Best practices for implementing secure legislative management systems

The legacy skills gap has been a creeping issue in recent years as key staff retire. Organizations are looking to upgrade, save costs and improve their systems. However, with a continued escalation in cybercrime, it is essential that your state is upgrading its system with the right security controls from the get-go. Indeed, security must be a core attribute of your entire delivery chain, not just implemented at the point of system implementation and integration. Focusing on security aspects of the running software is important, however without securing the delivery chain producing the software or system, you have potential entry points for malicious actors to exploit.

It is critical that a robust security practice is carried out to cover this full lifecycle, with frequent reviews and evaluation of the process and related systems as a whole.

Practically, this means looking at things like:

  • Controlling and monitoring access to source code
  • Source code analysis
  • Dependency monitoring – ensuring all third-party dependencies in your software are patched and up to date.
  • Implementing a code review process
  • Controlling and monitoring access to deployed environments
  • Vulnerability scanning
  • Establishing a process for updating systems

Without securing the delivery chain producing the software or system, you have potential entry points for malicious actors to exploit.

1. Controlling and monitoring access to source code

Very few people actually need the ability to update source code directly. Evaluating who has access to modify the primary copy of source code is an important exercise to ensure access is granted according to true business need rather than convenience. Fewer people with direct access means fewer opportunities for social engineering attacks, account hijacking, etc.

2. Source code analysis

Leverage tools like SonarQube to continuously scan source code to identify known security issues or insecure programming patterns while the software is being built. These tools typically have access to large databases of known vulnerabilities and can give reports on code security against vulnerabilities your team might not even be aware of.

3. Dependency monitoring

All software uses third-party packages or libraries in some shape or form. Often these packages are outside the scope of your own development process, meaning another approach is needed to ensure that those packages are up to date and not vulnerable to attack. Tools like GitHub Dependabot scan the public package registries and known vulnerability databases to notify you of any known security issues affecting your dependencies, with advice on how to mitigate or upgrade as appropriate.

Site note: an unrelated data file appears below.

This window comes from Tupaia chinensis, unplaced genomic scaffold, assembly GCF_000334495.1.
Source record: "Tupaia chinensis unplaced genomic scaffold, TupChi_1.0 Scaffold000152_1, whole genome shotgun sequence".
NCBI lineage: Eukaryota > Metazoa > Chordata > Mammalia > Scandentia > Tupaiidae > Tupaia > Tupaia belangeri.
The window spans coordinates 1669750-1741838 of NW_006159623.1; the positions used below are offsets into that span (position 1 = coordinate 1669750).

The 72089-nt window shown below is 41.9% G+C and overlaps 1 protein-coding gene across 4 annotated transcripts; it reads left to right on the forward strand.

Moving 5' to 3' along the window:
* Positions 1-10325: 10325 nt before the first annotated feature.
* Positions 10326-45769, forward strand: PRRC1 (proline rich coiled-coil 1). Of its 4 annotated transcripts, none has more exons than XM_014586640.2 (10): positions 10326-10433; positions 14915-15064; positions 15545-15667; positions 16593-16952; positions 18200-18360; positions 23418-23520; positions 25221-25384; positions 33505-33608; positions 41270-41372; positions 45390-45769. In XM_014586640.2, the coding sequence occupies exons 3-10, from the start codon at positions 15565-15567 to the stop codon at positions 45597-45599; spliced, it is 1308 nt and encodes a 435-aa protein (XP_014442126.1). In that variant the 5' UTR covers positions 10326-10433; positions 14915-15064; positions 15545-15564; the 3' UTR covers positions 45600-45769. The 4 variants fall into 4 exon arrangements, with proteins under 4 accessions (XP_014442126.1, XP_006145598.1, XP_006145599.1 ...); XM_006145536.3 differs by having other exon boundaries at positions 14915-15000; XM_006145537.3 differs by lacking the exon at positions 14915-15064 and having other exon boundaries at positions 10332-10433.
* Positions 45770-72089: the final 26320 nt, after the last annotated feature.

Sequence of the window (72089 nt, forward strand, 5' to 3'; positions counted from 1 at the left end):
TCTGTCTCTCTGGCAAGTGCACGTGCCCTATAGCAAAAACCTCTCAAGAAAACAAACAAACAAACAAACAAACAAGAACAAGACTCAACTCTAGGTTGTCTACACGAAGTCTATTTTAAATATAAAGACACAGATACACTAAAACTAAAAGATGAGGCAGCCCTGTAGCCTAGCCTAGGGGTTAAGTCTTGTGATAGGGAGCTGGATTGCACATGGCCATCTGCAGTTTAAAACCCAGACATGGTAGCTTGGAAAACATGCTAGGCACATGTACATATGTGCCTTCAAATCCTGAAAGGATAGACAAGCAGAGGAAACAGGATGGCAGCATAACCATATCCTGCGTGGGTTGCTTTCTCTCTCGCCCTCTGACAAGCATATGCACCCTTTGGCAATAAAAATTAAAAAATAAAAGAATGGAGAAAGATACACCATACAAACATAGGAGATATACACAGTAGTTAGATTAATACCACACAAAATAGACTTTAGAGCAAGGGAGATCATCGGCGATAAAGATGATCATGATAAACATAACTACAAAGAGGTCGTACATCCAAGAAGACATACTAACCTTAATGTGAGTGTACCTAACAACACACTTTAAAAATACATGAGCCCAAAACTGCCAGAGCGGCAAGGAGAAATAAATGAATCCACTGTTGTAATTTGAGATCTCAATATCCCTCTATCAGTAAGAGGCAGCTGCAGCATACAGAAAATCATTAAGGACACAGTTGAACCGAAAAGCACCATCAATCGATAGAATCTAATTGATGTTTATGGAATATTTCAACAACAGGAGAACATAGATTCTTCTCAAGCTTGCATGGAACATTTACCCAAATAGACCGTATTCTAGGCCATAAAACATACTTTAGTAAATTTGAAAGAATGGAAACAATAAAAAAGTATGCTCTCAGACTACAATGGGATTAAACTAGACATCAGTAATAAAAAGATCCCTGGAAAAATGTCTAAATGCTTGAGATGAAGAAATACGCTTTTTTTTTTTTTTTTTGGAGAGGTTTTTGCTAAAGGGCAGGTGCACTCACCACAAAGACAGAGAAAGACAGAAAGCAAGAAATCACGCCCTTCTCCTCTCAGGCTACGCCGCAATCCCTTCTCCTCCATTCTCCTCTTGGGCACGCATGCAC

4. Implementing a code review process with automated quality and security checks

Code review is a must-have for building any enterprise software solution. Code review ensures multiple sets of eyes have reviewed a code change and evaluated the use of best practices as well as consistency, optimization, and overall quality. Integrating automated code analysis and dependency monitoring into this process gives a real-time view of how a change could impact the security standing of the software before the change is even approved.

5. Controlling and monitoring access to deployed environments

Once your software has been deployed, it is critical to ensure that access to the deployed environments is limited to those with a clear business need, and that the appropriate level of access is granted according to that business need. All access to environments should be monitored for review and/or reporting at a later date if required. Access should also be reviewed on a regular basis to ensure the provisioned access controls continue to be appropriate and accurate.

6. Vulnerability scanning and monitoring

Once environments have been provisioned, a process needs to be established for monitoring the infrastructure to ensure it maintains a strong security standing. This involves keeping packages patched and up to date, monitoring activity on the infrastructure, and monitoring configuration to ensure alignment with internal and external standards such as CIS benchmarks. This process should be automated to ensure consistency and accuracy, and only require human intervention to review and action any findings.

7. Implementing a patching policy and process

Without a clear process for updating and patching systems, you run the risk of missing updates or applying updates inconsistently. It is important to outline up-front what your patching process is and ensure awareness across the team responsible for managing the systems in question.

Protecting legislative data into the future

Against an ever-evolving cyber landscape, modernizing legislative management systems can be a minefield particularly in the current hiring climate where the expertise is so in-demand. Talk to us about what our managed service option can do for your organization.